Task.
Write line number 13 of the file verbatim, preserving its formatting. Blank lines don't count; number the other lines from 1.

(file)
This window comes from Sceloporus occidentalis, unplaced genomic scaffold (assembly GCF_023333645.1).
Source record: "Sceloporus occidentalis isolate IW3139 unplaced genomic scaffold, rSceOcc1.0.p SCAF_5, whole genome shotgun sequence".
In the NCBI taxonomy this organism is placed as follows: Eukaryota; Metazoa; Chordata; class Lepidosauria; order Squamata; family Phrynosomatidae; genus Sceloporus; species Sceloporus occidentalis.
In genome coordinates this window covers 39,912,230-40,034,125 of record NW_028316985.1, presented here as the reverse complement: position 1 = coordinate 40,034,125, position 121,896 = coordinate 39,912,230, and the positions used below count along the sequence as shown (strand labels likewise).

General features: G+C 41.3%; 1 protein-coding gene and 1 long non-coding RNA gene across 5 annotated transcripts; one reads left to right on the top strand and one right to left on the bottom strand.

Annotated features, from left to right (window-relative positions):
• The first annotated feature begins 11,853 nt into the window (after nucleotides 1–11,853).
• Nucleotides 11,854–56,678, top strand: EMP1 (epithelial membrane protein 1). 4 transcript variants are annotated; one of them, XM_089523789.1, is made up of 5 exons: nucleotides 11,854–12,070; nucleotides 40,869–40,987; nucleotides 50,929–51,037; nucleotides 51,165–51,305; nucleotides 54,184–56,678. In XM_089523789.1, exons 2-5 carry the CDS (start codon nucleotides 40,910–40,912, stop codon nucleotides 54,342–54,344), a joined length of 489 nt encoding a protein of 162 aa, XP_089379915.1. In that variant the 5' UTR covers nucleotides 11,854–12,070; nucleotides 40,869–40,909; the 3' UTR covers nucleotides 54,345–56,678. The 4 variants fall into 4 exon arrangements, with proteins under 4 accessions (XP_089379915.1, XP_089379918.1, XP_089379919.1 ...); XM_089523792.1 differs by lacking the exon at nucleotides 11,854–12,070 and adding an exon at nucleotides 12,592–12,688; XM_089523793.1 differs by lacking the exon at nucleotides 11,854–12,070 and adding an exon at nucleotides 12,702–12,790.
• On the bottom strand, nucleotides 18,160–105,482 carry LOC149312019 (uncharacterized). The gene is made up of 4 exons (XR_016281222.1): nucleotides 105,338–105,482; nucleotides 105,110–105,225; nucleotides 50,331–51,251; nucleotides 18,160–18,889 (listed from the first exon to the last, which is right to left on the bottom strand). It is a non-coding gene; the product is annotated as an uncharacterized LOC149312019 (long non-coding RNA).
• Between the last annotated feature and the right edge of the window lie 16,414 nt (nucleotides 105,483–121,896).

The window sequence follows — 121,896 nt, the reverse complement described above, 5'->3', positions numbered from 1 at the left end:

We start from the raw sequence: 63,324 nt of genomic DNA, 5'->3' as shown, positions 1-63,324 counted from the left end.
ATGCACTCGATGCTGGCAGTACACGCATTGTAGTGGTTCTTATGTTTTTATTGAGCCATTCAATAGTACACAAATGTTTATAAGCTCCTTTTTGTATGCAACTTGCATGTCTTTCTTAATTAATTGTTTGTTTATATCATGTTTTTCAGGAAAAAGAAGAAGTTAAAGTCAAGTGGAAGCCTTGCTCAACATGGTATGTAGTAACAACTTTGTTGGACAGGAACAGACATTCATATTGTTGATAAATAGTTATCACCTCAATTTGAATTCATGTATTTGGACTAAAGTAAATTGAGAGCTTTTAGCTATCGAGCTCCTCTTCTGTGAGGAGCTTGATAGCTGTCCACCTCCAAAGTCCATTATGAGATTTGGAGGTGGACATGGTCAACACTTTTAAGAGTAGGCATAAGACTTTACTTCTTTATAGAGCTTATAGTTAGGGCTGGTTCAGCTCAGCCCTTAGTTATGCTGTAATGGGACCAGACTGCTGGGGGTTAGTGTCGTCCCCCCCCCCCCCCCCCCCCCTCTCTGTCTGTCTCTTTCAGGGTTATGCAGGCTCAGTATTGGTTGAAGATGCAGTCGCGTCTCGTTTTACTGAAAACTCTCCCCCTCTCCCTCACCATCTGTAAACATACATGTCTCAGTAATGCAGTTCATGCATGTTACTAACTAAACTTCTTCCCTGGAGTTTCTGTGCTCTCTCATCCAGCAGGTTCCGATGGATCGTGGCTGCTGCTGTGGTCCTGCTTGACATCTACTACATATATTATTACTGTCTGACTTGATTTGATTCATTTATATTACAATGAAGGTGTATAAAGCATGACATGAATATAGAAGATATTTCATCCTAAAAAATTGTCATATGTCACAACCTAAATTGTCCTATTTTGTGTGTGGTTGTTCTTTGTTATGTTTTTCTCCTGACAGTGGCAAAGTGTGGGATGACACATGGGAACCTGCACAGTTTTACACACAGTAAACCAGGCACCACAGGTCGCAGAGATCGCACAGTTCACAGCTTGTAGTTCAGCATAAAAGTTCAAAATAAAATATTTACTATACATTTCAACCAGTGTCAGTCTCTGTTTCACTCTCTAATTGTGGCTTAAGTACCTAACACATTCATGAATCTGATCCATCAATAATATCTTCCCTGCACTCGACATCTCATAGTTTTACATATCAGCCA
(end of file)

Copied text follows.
ATGCACTCGATGCTGGCAGTACACGCATTGTAGTGGTTCTTATGTTTTTATTGAGCCATTCAATAGTACACAAATGTTTATAAGCTCCTTTTTGTATGCAACTTGCATGTCTTTCTTAATTAATTGTTTGTTTATATCATGTTTTTCAGGAAAAAGAAGAAGTTAAAGTCAAGTGGAAGCCTTGCTCAACATGGTATGTAGTAACAACTTTGTTGGACAGGAACAGACATTCATATTGTTGATAAATAGTTATCACCTCAATTTGAATTCATGTATTTGGACTAAAGTAAATTGAGAGCTTTTAGCTATCGAGCTCCTCTTCTGTGAGGAGCTTGATAGCTGTCCACCTCCAAAGTCCATTATGAGATTTGGAGGTGGACATGGTCAACACTTTTAAGAGTAGGCATAAGACTTTACTTCTTTATAGAGCTTATAGTTAGGGCTGGTTCAGCTCAGCCCTTAGTTATGCTGTAATGGGACCAGACTGCTGGGGGTTAGTGTCGTCCCCCCCCCCCCCCCCCCCCCTCTCTGTCTGTCTCTTTCAGGGTTATGCAGGCTCAGTATTGGTTGAAGATGCAGTCGCGTCTCGTTTTACTGAAAACTCTCCCCCTCTCCCTCACCATCTGTAAACATACATGTCTCAGTAATGCAGTTCATGCATGTTACTAACTAAACTTCTTCCCTGGAGTTTCTGTGCTCTCTCATCCAGCAGGTTCCGATGGATCGTGGCTGCTGCTGTGGTCCTGCTTGACATCTACTACATATATTATTACTGTCTGACTTGATTTGATTCATTTATATTACAATGAAGGTGTATAAAGCATGACATGAATATAGAAGATATTTCATCCTAAAAAATTGTCATATGTCACAACCTAAATTGTCCTATTTTGTGTGTGGTTGTTCTTTGTTATGTTTTTCTCCTGACAGTGGCAAAGTGTGGGATGACACATGGGAACCTGCACAGTTTTACACACAGTAAACCAGGCACCACAGGTCGCAGAGATCGCACAGTTCACAGCTTGTAGTTCAGCATAAAAGTTCAAAATAAAATATTTACTATACATTTCAACCAGTGTCAGTCTCTGTTTCACTCTCTAATTGTGGCTTAAGTACCTAACACATTCATGAATCTGATCCATCAATAATATCTTCCCTGCACTCGACATCTCATAGTTTTACATATCAGCCA